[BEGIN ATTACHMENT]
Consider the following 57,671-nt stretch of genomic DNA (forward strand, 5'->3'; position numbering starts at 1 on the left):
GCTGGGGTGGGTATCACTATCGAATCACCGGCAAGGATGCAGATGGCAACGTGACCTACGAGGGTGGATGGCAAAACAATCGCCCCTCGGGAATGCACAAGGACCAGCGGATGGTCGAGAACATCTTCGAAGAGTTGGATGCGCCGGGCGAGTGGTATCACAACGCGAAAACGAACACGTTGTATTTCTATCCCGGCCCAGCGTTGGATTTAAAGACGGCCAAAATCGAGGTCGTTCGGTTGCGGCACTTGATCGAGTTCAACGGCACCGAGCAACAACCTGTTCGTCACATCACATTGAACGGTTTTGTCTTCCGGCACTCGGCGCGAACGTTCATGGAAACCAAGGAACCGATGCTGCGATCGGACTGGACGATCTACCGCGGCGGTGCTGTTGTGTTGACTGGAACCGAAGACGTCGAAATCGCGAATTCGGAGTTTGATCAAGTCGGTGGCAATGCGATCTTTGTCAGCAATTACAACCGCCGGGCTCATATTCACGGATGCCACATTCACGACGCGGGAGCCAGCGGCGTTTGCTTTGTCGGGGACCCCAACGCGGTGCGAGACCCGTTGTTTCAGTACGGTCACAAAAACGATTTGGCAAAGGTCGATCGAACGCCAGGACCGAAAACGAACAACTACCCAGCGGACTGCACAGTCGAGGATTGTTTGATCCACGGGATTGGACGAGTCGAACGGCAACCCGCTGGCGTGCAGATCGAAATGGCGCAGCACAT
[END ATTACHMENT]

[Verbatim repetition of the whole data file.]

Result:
Consider the following 57,671-nt stretch of genomic DNA (forward strand, 5'->3'; position numbering starts at 1 on the left):
GCTGGGGTGGGTATCACTATCGAATCACCGGCAAGGATGCAGATGGCAACGTGACCTACGAGGGTGGATGGCAAAACAATCGCCCCTCGGGAATGCACAAGGACCAGCGGATGGTCGAGAACATCTTCGAAGAGTTGGATGCGCCGGGCGAGTGGTATCACAACGCGAAAACGAACACGTTGTATTTCTATCCCGGCCCAGCGTTGGATTTAAAGACGGCCAAAATCGAGGTCGTTCGGTTGCGGCACTTGATCGAGTTCAACGGCACCGAGCAACAACCTGTTCGTCACATCACATTGAACGGTTTTGTCTTCCGGCACTCGGCGCGAACGTTCATGGAAACCAAGGAACCGATGCTGCGATCGGACTGGACGATCTACCGCGGCGGTGCTGTTGTGTTGACTGGAACCGAAGACGTCGAAATCGCGAATTCGGAGTTTGATCAAGTCGGTGGCAATGCGATCTTTGTCAGCAATTACAACCGCCGGGCTCATATTCACGGATGCCACATTCACGACGCGGGAGCCAGCGGCGTTTGCTTTGTCGGGGACCCCAACGCGGTGCGAGACCCGTTGTTTCAGTACGGTCACAAAAACGATTTGGCAAAGGTCGATCGAACGCCAGGACCGAAAACGAACAACTACCCAGCGGACTGCACAGTCGAGGATTGTTTGATCCACGGGATTGGACGAGTCGAACGGCAACCCGCTGGCGTGCAGATCGAAATGGCGCAGCACAT